Two individuals with severe WMH at visit 3 were excluded (white matter grade 7), because these individuals would be unlikely to show progression. Nine subjects were excluded because of prevalent stroke at visit 3. The final sample included 983 individuals with interpretable MRI scans from both visits.

Calculation of WMH change

Fully quantitative WMH volumes were not possible from all visit 3 scans. Therefore, WMH volume at visit 3 was estimated using a prediction equation (R2=0.80) relating volume from visual grades (Figure 1). The prediction equation was created using actual data from visit 5 (visual grades and quantitative volumes). Visit 3 visual grades were then entered into the equation to calculate estimated visit 3 volumes. Change in WMH volume was calculated by subtracting estimated WMH volume at visit 3 from WMH volume at visit 5. One value with an apparent decrease of > 20 cc was excluded, as this was likely due to measurement error.

Figure 1
Scatterplot of semiautomated white matter volume for each qualitative white matter grade.11 Both measurements are made from the same follow-up Brain MRI (visit 5). The line shows a quadratic fit of the data.

Blood Pressure

Sitting brachial BP was measured using standardized protocols by trained technicians using a random zero sphygmomanometer, with 5 minutes’ rest between measurements. At all visits, blood pressure was measured 3 times, and our analyses use the average of the last 2 values for that visit.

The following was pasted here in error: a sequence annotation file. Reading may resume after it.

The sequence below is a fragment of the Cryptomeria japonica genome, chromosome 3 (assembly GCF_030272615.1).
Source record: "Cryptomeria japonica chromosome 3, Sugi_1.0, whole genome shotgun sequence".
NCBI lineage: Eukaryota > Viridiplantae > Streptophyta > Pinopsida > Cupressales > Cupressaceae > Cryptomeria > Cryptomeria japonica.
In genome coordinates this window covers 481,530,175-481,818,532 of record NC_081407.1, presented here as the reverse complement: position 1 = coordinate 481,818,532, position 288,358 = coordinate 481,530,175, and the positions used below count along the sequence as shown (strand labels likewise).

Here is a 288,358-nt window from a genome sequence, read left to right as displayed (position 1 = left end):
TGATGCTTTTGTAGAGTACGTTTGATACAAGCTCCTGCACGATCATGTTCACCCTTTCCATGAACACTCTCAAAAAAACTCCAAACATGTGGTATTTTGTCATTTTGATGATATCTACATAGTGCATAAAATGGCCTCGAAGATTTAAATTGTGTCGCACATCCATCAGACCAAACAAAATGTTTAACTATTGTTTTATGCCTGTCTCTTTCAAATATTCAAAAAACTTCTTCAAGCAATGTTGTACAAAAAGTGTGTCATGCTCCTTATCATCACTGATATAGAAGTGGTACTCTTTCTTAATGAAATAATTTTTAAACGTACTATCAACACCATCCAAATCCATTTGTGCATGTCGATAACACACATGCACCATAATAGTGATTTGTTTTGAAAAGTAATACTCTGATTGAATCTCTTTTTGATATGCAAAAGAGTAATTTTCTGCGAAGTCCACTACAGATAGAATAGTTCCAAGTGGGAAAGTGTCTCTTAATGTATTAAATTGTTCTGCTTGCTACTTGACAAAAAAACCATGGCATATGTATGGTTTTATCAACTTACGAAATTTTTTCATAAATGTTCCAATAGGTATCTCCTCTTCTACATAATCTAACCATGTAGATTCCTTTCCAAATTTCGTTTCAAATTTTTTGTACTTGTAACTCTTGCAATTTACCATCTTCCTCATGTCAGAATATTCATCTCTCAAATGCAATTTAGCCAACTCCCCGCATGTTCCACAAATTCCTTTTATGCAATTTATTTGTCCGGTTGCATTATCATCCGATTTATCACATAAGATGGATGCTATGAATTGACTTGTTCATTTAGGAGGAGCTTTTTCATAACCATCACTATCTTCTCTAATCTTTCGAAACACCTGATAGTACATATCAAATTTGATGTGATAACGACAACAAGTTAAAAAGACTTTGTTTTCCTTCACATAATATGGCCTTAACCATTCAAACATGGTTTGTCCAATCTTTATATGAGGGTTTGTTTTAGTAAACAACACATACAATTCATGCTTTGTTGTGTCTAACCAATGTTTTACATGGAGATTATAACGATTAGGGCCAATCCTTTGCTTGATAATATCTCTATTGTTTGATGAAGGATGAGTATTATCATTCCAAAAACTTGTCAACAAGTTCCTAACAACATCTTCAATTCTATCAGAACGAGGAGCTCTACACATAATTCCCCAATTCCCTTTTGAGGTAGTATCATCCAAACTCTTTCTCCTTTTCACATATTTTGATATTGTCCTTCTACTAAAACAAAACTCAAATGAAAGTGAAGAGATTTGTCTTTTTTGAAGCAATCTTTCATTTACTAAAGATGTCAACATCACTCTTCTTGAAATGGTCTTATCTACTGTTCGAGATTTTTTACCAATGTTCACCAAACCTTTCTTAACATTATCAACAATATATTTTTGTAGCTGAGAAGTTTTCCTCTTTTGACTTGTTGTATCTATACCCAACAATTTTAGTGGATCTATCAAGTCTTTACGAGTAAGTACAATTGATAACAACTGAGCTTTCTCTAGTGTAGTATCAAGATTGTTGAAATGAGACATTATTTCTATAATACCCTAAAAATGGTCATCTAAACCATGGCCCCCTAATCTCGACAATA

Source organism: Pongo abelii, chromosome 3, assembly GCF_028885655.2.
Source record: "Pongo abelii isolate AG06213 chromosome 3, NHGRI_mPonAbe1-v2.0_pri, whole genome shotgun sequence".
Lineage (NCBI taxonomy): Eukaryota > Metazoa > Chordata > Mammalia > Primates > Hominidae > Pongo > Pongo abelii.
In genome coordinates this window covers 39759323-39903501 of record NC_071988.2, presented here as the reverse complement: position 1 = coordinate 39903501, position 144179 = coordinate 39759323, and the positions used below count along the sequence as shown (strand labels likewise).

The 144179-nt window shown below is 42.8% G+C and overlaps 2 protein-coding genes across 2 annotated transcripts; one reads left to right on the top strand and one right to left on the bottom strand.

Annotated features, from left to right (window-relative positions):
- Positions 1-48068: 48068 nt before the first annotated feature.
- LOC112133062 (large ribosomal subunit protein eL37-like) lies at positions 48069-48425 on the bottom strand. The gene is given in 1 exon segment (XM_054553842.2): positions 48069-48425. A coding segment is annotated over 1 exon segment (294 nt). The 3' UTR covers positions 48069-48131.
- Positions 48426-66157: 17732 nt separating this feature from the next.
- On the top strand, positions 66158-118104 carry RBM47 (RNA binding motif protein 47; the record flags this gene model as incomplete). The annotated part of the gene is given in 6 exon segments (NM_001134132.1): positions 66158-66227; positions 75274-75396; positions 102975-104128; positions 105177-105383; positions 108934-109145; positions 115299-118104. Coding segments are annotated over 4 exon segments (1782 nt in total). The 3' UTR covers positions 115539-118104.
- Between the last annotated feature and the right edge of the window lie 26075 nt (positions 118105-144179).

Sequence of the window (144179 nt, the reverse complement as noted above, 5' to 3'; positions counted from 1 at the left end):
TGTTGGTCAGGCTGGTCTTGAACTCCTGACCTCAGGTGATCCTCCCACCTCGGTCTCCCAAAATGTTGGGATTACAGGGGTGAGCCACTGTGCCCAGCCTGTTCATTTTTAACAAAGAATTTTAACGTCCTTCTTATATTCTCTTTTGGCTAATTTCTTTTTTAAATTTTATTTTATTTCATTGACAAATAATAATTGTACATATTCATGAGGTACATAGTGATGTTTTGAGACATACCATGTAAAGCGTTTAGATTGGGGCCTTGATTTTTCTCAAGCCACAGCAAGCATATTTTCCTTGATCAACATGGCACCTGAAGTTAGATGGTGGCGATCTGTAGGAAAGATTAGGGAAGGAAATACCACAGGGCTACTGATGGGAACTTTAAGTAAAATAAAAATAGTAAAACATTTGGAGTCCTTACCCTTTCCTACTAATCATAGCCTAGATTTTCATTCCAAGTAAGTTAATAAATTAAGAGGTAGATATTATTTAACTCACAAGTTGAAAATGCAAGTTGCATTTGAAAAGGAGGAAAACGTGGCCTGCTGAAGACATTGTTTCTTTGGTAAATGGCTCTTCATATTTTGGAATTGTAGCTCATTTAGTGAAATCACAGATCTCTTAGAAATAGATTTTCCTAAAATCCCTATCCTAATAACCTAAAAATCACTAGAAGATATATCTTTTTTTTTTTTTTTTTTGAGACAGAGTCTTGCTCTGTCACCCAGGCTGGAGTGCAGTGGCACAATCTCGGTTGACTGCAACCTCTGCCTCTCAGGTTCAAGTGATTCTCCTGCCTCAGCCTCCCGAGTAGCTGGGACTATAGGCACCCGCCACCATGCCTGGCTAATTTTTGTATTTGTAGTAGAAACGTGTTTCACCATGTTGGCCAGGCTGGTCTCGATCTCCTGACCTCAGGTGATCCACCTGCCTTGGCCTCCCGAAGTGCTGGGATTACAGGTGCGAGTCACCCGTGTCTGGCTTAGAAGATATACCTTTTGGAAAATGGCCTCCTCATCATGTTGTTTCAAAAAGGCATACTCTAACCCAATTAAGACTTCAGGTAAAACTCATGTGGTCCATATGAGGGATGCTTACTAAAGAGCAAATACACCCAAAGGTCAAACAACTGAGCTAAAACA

Antihypertensive medications were recorded at each visit. A cumulative, time-averaged value was calculated, yielding a value between 0 and 1 for each individual’s proportion of time they had spent over the duration of the study on the medication.

Statistical analysis

Stata version 8.2 for Macintosh was used.12 White matter disease progression was analyzed continuously and as quintiles of WMH volume change. Cross-sectional measures of SBP at each of the ARIC visits were considered as well as cumulative SBP measures. The cumulative values, determined as the area-under-the-curve of exam-specific values divided by time between first and last exam, can be interpreted as the estimated mean daily SBP over the entire period. Other covariates included age, sex, race, body mass index from visit 3 (BMI), visit 3 smoking status, diabetes (fasting glucose≥ 126 mg/dL at visit 3), education (categorized <=8, 9–11, 12–13, 14–16, 17–20, or >=21 years), and prevalent coronary heart disease (visit 3). Linear regression was used to determine the association between SBP and WMH volume change (with larger values indicating a larger increase in WMH volume from visit 3 to 5), and logistic regression was used to estimate its effect on the risk of being in the highest quintile (vs. the lower 4 quintiles) of WMH volume change. Models were analyzed for the entire sample and separately by race.